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O7 T1ρ magnetic resonance imaging of the talar cartilage in individuals with & without chronic ankle instabiltiy
  1. K Song,
  2. BG Pietrosimone,
  3. EA Wikstrom
  1. Department of Exercise and Sport Science, University of North Carolina at Chapel Hill


Study Design Case control study.

Objectives To determine if chronic ankle instability (CAI) patients have lower proteoglycan density (PGD) in their talar cartilage compared to the uninjured controls.

Background Recurrent ankle injuries are a leading cause of ankle post-traumatic osteoarthritis (PTOA). PGD is responsible for the high elasticity and resilience of the tissue and decreased PGD measured with T1ρ MRI may be an early indicator of PTOA, but PGD has not been examined in CAI patients.

Methods and Measures 9 CAI and 9 controls participated. T1ρ MRI was performed using a Siemens Magnetom TIM Trio 3T scanner. Participants were non-weight bearing for 30 min prior to the scan to unload the cartilage. The involved CAI limb and dominant limb for controls were scanned. Segmentation of the talar cartilage was performed with T1ρ MRI images acquired during the 0 ms spin lock duration using ITK-SNAP software. Four regions of interest (ROI): anteriomeidal (AM), anteriolateral (AL), posteriomedial (PM), and posteriolateral (PL) were identified during segmentation. Voxel by voxel T1ρ relaxation times were calculated from a five-image sequence created with a custom Matlab program. Mean T1ρ relaxation times, an indicator of PGD, in each ROI were compared between CAI patients and healthy controls using independent t-tests.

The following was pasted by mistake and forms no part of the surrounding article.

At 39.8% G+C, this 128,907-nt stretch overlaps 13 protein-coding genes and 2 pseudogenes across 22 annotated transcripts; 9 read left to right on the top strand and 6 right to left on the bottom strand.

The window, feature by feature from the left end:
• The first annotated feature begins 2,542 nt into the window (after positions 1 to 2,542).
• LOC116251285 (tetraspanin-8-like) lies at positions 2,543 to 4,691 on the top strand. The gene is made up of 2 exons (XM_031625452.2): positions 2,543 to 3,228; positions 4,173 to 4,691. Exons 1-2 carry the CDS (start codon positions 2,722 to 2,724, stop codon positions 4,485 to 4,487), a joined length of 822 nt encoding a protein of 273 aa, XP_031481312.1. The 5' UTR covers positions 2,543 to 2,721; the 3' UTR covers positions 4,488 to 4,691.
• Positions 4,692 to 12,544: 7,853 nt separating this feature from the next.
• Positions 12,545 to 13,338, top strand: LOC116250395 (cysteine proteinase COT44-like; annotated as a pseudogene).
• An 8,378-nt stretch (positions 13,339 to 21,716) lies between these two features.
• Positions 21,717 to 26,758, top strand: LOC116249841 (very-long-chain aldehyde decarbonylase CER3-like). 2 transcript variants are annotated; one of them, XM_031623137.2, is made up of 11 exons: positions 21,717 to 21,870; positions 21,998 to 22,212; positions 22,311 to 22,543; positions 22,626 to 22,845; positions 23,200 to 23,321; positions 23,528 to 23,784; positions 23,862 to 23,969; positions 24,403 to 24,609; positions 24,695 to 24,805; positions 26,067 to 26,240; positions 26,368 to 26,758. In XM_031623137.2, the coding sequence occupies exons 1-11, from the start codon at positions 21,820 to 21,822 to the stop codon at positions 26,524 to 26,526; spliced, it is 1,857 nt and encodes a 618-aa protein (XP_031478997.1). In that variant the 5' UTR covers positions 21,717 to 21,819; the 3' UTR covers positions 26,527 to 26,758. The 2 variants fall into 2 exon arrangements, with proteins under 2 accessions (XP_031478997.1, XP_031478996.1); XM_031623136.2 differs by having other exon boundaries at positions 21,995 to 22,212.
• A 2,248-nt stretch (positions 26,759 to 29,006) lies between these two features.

Results Significant T1ρ relaxation time differences (p=0.015) in the PL ROI in CAI patients (67.66±5.87 ms) compared to controls (60.59±5.10 ms). Despite higher relaxation times in CAI patients (AM:67.92±7.11 ms, AL:68.20±6.66 ms, PM:68.63±6.99 ms) no differences were noted (AM: p=0.920, AL: p=0.131, PM: p=0.086) compared to controls (AM:67.57±7.12 ms, AL:63.57±5.62 ms, PM:63.33±5.18 ms).

Conclusions CAI patients showed higher T1ρ relaxation times compared to controls suggesting reduced PGD in the talar cartilage. This finding supports the existing arthroscopic literature that illustrates early degenerative changes in CAI patients. Further research is needed to determine therapeutic interventions that can improve measures of cartilage health by improving ankle joint biomechanics.

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